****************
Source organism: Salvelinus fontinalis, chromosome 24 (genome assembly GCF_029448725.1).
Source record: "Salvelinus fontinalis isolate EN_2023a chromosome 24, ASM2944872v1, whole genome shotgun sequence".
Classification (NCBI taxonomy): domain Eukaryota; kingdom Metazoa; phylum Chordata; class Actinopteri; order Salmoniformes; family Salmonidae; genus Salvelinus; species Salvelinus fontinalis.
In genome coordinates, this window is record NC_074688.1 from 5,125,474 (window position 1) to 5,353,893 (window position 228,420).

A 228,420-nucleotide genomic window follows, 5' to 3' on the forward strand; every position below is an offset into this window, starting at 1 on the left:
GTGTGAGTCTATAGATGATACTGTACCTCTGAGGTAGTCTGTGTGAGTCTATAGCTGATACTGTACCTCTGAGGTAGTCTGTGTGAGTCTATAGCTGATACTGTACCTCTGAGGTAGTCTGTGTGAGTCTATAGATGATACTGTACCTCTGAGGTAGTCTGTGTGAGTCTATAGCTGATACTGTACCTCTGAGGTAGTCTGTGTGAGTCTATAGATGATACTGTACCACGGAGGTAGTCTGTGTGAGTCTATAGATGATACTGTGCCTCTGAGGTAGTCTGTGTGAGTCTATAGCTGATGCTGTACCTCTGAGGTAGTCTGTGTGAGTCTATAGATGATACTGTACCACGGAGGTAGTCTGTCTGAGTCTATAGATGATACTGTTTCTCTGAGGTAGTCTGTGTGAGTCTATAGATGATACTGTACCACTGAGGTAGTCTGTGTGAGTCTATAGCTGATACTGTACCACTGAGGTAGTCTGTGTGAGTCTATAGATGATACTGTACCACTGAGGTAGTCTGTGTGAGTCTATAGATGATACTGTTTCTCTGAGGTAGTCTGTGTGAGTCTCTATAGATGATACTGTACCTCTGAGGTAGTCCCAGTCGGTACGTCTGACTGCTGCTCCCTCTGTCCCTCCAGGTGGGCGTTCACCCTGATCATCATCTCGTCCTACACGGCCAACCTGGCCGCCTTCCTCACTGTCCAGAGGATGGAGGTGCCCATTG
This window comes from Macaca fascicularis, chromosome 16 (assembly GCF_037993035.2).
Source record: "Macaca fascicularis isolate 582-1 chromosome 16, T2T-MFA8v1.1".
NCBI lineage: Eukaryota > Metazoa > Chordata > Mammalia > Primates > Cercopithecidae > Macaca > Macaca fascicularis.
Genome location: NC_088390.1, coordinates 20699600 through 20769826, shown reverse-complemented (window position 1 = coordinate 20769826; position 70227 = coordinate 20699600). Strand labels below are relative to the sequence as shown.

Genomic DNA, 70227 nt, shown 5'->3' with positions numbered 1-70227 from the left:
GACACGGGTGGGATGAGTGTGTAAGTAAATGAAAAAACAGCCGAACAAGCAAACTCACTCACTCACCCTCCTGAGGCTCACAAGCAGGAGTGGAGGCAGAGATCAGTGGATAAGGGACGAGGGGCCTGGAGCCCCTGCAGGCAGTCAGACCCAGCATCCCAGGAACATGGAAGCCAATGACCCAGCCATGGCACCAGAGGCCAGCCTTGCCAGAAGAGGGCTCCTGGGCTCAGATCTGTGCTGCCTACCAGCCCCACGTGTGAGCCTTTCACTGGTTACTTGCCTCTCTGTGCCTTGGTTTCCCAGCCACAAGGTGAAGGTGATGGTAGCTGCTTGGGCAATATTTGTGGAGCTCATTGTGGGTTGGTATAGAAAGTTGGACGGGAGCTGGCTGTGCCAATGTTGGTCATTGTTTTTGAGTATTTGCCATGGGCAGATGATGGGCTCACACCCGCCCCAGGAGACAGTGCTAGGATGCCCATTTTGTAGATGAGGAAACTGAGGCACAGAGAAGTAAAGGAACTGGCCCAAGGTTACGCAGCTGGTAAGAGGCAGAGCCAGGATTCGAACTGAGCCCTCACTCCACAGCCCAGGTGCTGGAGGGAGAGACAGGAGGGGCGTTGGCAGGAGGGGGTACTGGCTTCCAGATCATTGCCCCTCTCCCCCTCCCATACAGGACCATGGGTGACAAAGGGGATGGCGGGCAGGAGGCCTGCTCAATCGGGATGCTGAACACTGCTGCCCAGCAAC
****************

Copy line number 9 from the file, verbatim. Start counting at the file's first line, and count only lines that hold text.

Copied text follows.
NCBI lineage: Eukaryota > Metazoa > Chordata > Mammalia > Primates > Cercopithecidae > Macaca > Macaca fascicularis.